Ham and eggs is a popular breakfast dish. (Dr. Seuss famously played with it in his 1960 book Green Eggs and Ham.) The word ham goes back to Old English and has Germanic roots. It was originally used to refer to the part of the human leg behind the knee (hence, hamstring) before designating a cut of meat consisting of a thigh, as from a hog.
As a verb, ham means "to act or behave in an exaggerated or playful way," as in "The actor was hamming it up for the camera." It originates from a 19th-century minstrel song called "The Ham-Fat Man." In the latter half of that century, the derivative word hamfatter began being applied to a showy performer or an actor who performs in an exaggerated, theatrical style. Around the same time, the trimmer ham designated anyone who, when given attention, starts "putting on a performance." The verb ham makes its debut in the early 1900s.
Cream is the thick part of milk that rises to the top and contains from 18 to about 40 percent butterfat. Light cream, which is commonly added to coffee or tea, has lower percentages, as one might expect. Medium cream contains a percentage of butterfat in the lower 30s, and heavy cream in the higher 30s up.
The noun cream rose in English during the 14th century in the forms creime and creme. They are borrowings of Anglo-French words derived from Late Latin cramum, which is of Celtic origin. In the 19th century, English again borrowed from French—this time, the modern French crème. Crème is applied as a name for cream or creamy sauces used in cookery as well as for sweet liquors (e.g., crème de menthe or crème de cacao).
The verb cream—originally meaning "to form cream or a surface layer like the cream on standing milk"—surfaces in the 16th century. Its modern senses of "to defeat decisively" ("The team creamed their opponent") and "to hit with force" ("The surfer got creamed by a huge wave") extend from the sense of cream referring to beating a substance into a creamy froth or consistency.
Sugar is a good example of a word that has traveled very far from its beginning. It may have originated in Sanskrit (śarkarā), and then passed on into many languages on its way to English, including Persian (shakar) and Arabic (sukkar), as well as Old Italian (zucchero), Medieval Latin (zuccarum), Anglo-French, (sucre) and Middle English (sugre, sucre). And its spelling and pronunciation changed many times along its journey. Those pronunciations and spellings existed together for a while; however, the spelling sugar, spoken with an initial \sh\ sound, won out over all the others—even though the spelling and pronunciation do not match each other very well.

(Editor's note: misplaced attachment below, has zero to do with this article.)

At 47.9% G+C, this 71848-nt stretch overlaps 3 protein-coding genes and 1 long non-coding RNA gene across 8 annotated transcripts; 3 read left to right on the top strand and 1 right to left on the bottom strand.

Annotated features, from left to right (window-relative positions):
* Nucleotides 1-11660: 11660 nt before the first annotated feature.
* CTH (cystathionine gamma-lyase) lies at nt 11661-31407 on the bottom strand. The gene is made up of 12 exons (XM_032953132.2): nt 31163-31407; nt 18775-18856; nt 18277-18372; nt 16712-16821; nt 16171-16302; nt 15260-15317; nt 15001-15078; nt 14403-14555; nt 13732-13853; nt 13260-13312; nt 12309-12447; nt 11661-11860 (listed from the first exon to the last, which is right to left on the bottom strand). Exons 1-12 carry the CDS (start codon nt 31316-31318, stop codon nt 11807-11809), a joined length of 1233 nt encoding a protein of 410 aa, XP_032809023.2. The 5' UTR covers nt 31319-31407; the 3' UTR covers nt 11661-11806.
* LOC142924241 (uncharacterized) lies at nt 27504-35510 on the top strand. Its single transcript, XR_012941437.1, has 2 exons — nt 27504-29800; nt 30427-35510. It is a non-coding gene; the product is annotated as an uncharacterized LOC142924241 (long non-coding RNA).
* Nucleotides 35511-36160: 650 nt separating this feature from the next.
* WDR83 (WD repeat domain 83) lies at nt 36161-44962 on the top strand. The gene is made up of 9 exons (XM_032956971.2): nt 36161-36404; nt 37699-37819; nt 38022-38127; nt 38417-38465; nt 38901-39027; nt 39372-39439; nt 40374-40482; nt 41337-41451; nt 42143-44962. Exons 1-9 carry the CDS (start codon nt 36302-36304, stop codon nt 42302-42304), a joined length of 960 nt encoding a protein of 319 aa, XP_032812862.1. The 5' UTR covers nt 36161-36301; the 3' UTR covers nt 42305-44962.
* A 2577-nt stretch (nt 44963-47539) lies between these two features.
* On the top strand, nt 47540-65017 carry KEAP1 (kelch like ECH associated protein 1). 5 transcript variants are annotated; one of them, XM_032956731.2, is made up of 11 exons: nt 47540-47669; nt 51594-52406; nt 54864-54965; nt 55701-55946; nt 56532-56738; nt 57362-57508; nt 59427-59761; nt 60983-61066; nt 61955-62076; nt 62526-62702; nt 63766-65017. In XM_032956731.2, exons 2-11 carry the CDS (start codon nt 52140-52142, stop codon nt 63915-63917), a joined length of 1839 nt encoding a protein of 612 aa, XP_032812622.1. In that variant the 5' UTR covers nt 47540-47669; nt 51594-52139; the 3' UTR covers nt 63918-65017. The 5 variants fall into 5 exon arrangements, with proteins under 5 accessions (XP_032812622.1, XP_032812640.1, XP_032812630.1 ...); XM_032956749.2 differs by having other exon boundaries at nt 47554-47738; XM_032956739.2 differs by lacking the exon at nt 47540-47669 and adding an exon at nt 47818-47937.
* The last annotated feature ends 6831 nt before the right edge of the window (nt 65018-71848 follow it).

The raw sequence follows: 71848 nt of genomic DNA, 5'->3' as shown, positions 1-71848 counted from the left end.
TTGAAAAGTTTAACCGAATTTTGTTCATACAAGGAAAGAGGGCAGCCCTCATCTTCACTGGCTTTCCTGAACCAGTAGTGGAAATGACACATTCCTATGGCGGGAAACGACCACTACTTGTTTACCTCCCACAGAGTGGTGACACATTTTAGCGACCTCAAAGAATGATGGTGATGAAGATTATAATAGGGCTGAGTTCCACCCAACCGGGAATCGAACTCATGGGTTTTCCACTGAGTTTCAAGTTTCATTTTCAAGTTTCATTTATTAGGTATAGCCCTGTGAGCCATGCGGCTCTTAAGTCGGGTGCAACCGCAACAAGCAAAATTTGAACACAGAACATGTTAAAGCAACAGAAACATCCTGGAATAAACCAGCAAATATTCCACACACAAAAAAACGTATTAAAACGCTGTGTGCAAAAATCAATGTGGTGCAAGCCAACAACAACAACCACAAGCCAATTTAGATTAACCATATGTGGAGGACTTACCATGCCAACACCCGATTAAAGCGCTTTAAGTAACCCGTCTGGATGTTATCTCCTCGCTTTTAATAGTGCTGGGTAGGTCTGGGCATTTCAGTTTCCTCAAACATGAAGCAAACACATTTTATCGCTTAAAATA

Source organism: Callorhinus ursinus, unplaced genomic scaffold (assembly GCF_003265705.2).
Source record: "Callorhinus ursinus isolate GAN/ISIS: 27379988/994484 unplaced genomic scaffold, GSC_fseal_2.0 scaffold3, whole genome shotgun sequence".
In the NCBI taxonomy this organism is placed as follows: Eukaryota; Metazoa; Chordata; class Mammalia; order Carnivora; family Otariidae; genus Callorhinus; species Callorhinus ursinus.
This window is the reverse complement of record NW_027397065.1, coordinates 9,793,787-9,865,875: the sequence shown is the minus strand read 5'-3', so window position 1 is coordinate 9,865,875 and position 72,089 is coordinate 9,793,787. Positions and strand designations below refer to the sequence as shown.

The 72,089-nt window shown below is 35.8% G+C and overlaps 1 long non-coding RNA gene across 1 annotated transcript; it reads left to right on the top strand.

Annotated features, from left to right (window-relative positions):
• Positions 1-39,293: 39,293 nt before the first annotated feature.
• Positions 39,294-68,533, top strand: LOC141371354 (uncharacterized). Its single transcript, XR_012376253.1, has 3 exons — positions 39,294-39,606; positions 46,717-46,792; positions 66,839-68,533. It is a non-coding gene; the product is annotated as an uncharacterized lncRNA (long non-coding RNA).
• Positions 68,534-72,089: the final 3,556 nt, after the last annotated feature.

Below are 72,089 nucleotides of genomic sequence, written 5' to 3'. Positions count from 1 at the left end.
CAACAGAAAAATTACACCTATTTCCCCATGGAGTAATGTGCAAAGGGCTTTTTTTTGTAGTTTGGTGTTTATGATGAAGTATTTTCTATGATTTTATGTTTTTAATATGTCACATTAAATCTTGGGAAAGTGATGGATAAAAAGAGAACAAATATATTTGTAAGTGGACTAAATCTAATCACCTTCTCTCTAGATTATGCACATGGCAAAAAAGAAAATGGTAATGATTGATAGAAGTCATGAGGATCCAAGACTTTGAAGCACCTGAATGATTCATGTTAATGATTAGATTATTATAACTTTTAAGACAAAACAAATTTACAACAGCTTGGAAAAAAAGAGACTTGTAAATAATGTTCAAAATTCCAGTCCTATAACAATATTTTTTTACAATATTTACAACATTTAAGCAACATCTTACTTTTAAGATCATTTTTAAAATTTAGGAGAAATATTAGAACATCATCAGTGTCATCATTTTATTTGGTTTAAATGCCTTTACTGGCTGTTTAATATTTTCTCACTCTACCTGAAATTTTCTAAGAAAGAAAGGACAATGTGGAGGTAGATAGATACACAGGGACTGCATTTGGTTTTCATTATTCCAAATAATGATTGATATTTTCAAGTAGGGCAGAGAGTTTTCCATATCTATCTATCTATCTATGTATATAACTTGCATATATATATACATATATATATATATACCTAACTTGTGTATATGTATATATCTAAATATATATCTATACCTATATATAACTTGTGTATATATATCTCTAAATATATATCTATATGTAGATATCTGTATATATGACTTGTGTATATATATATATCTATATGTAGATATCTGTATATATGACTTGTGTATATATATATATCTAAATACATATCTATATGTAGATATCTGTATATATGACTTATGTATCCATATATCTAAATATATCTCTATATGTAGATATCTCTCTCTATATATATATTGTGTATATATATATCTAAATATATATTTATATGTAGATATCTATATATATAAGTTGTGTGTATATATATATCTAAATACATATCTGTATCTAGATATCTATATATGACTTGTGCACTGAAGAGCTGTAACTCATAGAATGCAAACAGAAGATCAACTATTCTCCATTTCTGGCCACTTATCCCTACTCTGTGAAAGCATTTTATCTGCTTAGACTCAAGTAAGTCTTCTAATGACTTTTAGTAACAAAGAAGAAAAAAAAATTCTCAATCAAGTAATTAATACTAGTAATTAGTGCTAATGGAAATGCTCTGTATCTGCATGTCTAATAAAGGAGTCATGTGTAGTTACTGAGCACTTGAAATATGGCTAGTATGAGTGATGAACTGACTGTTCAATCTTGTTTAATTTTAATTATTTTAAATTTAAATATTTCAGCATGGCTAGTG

Sugar is the familiar name of a substance, usually in the form of white or brown crystals or white powder, that comes from plants, consists chiefly of sucrose, and is used to make foods sweeter. Everyday table sugar that you might add to a breakfast beverage or food is granulated white sugar.
Surprisingly, the verb first sweetens the language in the 15th century with the figurative meaning "to make palatable or attractive," as in "a story sugared with romance" or "the gentleman sugared his request with a smile." By next century, people were "sugaring" their foods and drinks.
There is also the expression "to sugar the pill," which first occurs in the 17th century and literally refers to making a bitter pill more easy to swallow. Figuratively, the expression came to mean "to make an unpleasant thing less difficult to accept or deal with." Variants of the expression include the verbs sweeten and gild in place of sugar.
The taxes have not been in place long enough to assess their impact, if any, on public health. A proven benefit would really sugar the pill for wary politicians.
— The Economist, 28 Nov. 2015
The defence of the country would thus be placed on the spot, and the additional number would entitle the territory to become a State, would make the majority American, and make it an American instead of a French State. This would not sweeten the pill to the French….
— Thomas Jefferson, letter, 13 Jan. 1807
Now that I [Sir John Barnard] know it, now that I see what it is, it appears to me to be a scheme that will be attended with all those bad consequences…; and I plainly foresee that it will produce none of those good effects which gentlemen have been pleased to entertain us with the hopes of: They have indeed gilded the pill a little, but the composition within is still the same; and if the people of England be obliged to swallow it, they will find it as bitter a pill as ever was swallowed by them since they were a people.
—A Collection of the Parliamentary Debates in England, 1741